The lenghty statement said TWC "regrets that it cannot undo the damage Harvey Weinstein caused, but hopes that today’s events will mark a new beginning."
"My heart breaks for all the women who have suffered tremendous pain because of these unforgivable actions. I have chosen to leave my husband,” Chapman said in a statement to People. "Caring for my young children is my first priority and I ask the media for privacy at this time."
Weinstein addressed their split in a statement obtained by ET after the allegations broke: "Over the last week, there has been a lot of pain for my family that I take responsibility for."
"I sat down with my wife Georgina, who I love more than anything, and we discussed what was best for our family," he added. "We discussed the possibility of a separation and I encouraged her to do what was in her heart. In the end, she made the decision to separate. I understand, I love her and I love our children and hopefully, when I am better, I will be in their lives again. I support her decision, I am in counseling and perhaps, when I am better, we can rebuild."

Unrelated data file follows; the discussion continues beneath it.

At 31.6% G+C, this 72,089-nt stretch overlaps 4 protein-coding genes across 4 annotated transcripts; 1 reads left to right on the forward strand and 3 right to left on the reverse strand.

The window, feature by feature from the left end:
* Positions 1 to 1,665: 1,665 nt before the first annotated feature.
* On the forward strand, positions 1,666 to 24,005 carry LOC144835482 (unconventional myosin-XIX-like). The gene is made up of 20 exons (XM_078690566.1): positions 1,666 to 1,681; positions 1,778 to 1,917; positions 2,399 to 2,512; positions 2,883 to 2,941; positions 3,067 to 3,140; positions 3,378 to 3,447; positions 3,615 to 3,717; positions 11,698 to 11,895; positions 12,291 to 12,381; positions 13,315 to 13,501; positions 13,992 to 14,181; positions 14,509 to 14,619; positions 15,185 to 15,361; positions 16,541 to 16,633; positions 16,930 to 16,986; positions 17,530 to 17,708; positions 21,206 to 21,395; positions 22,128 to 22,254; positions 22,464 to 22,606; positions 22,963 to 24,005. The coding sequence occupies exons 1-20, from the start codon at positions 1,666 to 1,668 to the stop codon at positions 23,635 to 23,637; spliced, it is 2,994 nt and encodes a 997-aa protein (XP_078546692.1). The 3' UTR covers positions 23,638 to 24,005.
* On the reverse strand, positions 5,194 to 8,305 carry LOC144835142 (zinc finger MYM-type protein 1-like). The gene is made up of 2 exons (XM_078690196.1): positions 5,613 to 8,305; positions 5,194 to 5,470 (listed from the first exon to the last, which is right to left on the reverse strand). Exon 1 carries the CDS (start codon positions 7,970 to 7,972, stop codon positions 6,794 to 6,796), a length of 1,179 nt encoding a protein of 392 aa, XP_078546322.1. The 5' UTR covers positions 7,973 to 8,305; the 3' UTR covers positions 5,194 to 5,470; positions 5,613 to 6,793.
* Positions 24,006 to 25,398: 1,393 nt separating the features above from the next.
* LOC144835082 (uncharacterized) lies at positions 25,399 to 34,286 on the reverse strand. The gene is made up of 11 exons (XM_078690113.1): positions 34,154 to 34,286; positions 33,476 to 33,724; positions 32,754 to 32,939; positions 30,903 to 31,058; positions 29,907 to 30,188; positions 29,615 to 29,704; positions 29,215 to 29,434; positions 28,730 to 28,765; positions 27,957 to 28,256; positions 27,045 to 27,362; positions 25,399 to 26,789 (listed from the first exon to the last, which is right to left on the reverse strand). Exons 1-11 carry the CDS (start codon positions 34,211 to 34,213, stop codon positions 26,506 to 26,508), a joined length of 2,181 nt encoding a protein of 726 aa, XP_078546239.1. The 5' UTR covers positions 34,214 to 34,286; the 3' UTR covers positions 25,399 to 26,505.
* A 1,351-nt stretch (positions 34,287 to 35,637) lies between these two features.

In May, following Weinstein's surrender to authorities, a source told ET that Chapman is focusing on the couple's children and is trying to cope with the aftermath of the scandal.
"Georgina told friends that Harvey was surrendering himself to the authorities on Friday but there was no sense of relief in her voice. Each day Georgina wakes up to the reality of what her husband did and this is just another painful blow in what Georgina fears her children will one day hear about," ET's source said. "At this point, no matter how this plays out, there is no relief for their family, there is only fear for her kids."
However, a source told ET on Oct. 11 that his originally planned trip was delayed due to "plane issues." Hours later, a source told ET that the film producer had flown out of Los Angeles and was headed to Arizona to receive treatment. After much back and forth about where Weinstein would receive treatment, he eventually ended up "at a private Arizona residence that is isolated from the public eye."
In March, The New York Times reported that Weinstein still had not completed inpatient sex-rehab treatment, months after entering. Representatives for Weinstein contacted The New York Times and stated that Weinstein "has been in and out of Arizona and seeking treatment for sex addiction at various locations across the U.S."